What you need to know
- The return of squared edges to iPhone 12 has been well received. Would the same change work on Apple Watch?
The return of the squared-off edges to iPhone with the arrival of iPhone 12 and iPhone 12 Pro has been well received, but what if Apple was to do the same thing with Apple Watch? What if it went all angular and did away with the bar of soap shape we've enjoyed for the last few years?
It'd look amazing if this concept is anything to go by. 🤤
Check it out.
You asked so you shall receive. Here it is with a thinner chassis and improved design! #applewatch #apple https://t.co/YH2OockIW4 pic.twitter.com/ZvBquXJ7dpYou asked so you shall receive. Here it is with a thinner chassis and improved design! #applewatch #apple https://t.co/YH2OockIW4 pic.twitter.com/ZvBquXJ7dp— Wilson. (@Wilson_boi_101) December 8, 2020December 8, 2020
Wilson, the person behind the concept, promised another version of the same concept with a thinner chassis and, true to their word, that's exactly what we got. Both the originals – first spotted by 9to5Mac – and the second attempt are above. I'm a big fan of them both for different reasons – the first renders are definitely a big ol' chunk of watch. But I kinda like it, don't you?
Whichever you prefer, there's no denying that putting angular sides on an Apple Watch instantly makes it look cleaner and, arguably, more modern. With iPad Air, iPad Pro, and now iPhones all getting similar designs what are the chances of Apple Watch going the same route?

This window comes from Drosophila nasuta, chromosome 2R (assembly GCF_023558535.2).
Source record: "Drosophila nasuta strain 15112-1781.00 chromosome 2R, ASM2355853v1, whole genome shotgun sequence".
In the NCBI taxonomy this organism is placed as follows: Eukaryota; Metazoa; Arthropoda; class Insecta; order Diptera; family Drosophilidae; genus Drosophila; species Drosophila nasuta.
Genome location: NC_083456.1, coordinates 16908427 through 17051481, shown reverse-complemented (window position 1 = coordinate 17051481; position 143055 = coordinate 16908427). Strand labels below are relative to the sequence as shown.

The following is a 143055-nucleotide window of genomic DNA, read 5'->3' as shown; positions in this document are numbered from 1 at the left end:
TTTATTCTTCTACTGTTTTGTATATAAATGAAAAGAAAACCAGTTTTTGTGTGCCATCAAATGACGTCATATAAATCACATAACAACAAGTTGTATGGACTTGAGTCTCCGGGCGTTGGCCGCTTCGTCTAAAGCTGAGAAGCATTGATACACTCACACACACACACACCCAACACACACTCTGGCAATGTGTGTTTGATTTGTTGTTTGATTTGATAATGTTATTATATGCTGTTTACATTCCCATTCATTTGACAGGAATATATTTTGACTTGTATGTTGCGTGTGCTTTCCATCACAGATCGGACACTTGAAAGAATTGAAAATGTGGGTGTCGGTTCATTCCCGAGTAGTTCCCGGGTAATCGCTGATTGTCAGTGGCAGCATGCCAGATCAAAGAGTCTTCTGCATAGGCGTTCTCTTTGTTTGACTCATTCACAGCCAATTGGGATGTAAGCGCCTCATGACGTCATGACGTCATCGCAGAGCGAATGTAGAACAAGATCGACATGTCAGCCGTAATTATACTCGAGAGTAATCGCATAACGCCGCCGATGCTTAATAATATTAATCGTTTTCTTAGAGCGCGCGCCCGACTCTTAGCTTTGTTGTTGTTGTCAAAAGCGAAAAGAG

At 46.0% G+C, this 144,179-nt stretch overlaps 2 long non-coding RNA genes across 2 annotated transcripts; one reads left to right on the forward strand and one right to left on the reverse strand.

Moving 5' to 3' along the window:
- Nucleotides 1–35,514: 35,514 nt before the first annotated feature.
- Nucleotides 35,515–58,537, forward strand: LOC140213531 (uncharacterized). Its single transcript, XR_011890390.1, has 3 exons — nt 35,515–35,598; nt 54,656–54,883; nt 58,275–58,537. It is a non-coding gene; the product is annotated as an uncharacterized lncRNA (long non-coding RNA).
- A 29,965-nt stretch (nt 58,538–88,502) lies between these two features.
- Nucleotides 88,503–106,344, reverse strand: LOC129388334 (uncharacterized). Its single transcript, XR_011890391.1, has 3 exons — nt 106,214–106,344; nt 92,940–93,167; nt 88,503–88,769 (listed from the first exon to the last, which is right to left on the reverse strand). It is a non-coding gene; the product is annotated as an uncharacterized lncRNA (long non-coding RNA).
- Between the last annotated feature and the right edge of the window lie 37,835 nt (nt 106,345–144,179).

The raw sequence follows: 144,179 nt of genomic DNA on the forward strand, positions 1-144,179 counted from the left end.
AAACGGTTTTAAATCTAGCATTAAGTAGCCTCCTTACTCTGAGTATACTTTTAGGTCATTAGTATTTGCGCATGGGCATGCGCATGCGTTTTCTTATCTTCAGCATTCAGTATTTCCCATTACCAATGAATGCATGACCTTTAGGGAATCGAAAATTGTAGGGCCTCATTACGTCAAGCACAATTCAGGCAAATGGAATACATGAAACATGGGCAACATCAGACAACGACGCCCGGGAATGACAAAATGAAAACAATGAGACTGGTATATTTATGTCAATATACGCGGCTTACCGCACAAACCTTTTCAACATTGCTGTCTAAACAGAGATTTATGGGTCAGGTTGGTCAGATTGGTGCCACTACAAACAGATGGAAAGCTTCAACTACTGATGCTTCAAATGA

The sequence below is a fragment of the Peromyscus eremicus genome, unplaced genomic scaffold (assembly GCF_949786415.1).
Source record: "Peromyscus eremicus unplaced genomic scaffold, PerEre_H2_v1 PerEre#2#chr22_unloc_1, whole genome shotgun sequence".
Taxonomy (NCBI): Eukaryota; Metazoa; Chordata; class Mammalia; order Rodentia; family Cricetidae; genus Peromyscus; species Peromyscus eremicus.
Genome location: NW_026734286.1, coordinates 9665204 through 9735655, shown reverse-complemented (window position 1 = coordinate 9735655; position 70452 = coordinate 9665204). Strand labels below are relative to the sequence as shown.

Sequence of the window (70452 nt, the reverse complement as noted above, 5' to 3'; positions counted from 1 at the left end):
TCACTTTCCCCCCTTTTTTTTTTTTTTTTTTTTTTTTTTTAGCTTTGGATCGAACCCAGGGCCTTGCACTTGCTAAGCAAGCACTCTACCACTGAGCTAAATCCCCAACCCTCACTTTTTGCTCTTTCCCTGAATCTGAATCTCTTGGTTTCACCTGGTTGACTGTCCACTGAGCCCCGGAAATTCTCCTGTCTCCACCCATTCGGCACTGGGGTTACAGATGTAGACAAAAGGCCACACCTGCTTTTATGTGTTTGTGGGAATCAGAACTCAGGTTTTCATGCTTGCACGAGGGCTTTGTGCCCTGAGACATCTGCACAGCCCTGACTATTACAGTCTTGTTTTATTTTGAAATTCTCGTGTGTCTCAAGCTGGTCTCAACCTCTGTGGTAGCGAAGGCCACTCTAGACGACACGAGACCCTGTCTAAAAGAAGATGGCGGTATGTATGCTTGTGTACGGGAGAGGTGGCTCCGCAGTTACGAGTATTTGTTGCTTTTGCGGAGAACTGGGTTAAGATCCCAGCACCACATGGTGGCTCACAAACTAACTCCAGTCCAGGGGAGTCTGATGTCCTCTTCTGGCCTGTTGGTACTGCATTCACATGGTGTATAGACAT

I'd put my order in now, sight unseen.
Oliver Haslam has written about Apple and the wider technology business for more than a decade with bylines on How-To Geek, PC Mag, iDownloadBlog, and many more. He has also been published in print for Macworld, including cover stories. At iMore, Oliver is involved in daily news coverage and, not being short of opinions, has been known to 'explain' those thoughts in more detail, too.
Having grown up using PCs and spending far too much money on graphics card and flashy RAM, Oliver switched to the Mac with a G5 iMac and hasn't looked back. Since then he's seen the growth of the smartphone world, backed by iPhone, and new product categories come and go. Current expertise includes iOS, macOS, streaming services, and pretty much anything that has a battery or plugs into a wall. Oliver also covers mobile gaming for iMore, with Apple Arcade a particular focus. He's been gaming since the Atari 2600 days and still struggles to comprehend the fact he can play console quality titles on his pocket computer.
Eww, but maybe that's just me.
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